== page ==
The Third Circuit Court of Appeals ruled in favor of students’ rights in two landmark cases on Monday. The cases were Layshock v. Hermitage School District and J.S. v. Blue Mountain School District, both of which related to students’ speech rights outside of the school day and off of school property. Interestingly enough, the cases further delve into the murky realm of cyber-law.
Both Layshock and J.S. had relatively similar facts of the case. In both cases did studentsmake demeaning social network profiles of their principals, outside of school. In Layshock, the profile of the principal stated that he was a “big steroid freak,” and in J.S., the profile stated the following of the principal: “I love children, sex (any kind), dogs, long walks on the beach, tv, being a dick head, and last but not least my darling wife [a guidance counselor at the school] who looks like a man.”
Despite relatively similar facts of the cases, the decisions within the Circuit were conflicting. The Third Circuit heard the cases for this reason, to resolve this in-circuit conflict.
The en banc 14-Judge Court held that schools cannot “reach into a child’s home and control his/her actions there to the same extent that it can control that child when he/she participates in school sponsored activities,” thereby upholding the rights of students to express lewd and offensive conduct outside of school without fearing repurcussion from their school officials on-campus.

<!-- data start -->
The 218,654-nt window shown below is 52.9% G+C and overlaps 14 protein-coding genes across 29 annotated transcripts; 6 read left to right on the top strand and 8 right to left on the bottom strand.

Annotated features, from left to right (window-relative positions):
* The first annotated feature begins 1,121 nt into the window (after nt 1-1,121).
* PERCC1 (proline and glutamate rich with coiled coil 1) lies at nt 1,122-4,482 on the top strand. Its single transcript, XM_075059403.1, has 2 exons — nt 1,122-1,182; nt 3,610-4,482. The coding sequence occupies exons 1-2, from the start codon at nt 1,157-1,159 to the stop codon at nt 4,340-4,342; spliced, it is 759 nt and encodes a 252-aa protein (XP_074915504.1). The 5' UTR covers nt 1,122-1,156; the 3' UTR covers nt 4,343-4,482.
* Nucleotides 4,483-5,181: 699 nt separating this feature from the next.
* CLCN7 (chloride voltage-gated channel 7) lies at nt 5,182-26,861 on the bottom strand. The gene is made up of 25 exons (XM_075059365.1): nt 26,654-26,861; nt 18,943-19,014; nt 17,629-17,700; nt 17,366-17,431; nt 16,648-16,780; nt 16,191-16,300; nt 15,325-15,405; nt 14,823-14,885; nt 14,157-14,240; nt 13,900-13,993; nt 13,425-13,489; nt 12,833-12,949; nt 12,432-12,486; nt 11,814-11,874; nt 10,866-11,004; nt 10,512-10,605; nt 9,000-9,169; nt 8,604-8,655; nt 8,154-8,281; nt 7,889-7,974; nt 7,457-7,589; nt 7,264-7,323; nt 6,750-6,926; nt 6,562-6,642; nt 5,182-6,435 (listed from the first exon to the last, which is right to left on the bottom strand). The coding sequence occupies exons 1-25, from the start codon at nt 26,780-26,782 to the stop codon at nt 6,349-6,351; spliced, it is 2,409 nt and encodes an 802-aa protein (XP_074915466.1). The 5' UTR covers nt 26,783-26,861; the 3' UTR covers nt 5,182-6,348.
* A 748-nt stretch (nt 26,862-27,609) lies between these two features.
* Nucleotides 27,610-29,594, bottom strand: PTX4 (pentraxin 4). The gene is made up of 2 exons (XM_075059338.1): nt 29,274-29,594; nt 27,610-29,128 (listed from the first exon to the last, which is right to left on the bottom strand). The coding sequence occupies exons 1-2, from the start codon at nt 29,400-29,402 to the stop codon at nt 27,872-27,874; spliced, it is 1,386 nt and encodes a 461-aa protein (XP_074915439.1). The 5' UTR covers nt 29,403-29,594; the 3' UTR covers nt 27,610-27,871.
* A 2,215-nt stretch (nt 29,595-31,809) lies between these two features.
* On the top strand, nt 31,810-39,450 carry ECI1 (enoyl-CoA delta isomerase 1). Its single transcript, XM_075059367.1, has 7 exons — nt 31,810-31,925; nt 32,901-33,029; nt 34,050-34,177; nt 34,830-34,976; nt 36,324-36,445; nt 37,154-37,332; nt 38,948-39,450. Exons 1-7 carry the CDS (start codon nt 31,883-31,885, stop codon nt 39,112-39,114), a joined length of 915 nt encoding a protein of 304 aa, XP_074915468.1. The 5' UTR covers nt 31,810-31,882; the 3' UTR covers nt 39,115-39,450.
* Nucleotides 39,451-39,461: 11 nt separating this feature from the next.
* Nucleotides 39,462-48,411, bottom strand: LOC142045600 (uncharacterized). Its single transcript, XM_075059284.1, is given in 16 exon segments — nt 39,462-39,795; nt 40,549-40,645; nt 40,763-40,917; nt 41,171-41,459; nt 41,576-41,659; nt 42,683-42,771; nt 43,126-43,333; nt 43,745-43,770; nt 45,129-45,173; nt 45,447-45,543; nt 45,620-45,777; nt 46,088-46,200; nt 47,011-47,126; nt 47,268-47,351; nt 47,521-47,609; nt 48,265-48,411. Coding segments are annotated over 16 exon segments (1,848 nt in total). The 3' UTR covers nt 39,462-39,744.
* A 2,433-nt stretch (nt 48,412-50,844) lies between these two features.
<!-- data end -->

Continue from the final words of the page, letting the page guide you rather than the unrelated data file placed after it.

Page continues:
The Court used Supreme Court precedent from Bethel School District v. Fraser in order to justify much of their decision. Fraser held that students may be punished for “lewd, indecent, or offensive speech and conduct” when such behavior conflicts with “essential lessons of civil, mature conduct.” The Third Circuit looked towards the fact that, while deciding Fraser, the Supreme Court noted that “[h]ad Fraser delivered the same speech in a public forum outside the school context, it would have been protected.”
The Third Circuit reasoned that since this conduct was in a “public forum outside of the school context,” it ought to be protected. In Layshock, the Court “reject[ed] out of hand any suggestion that schools can police students’ out-of-school speech by patrolling ‘the public discourse.'”
Furthermore, the Court held that, in both cases, the online profiles “could not reasonably have led school officials to forecast substantial disruption in school,” which is an important facet of limiting speech under Fraser.
Both cases present landmark decisions in protecting free speech of an often-overlooked group of young Americans: high schoolers. While these cases do not affect the college arena, which is often the focus of such heated debate, they do certainly lay a great foundation for promoting free speech for all students on the internet.Published in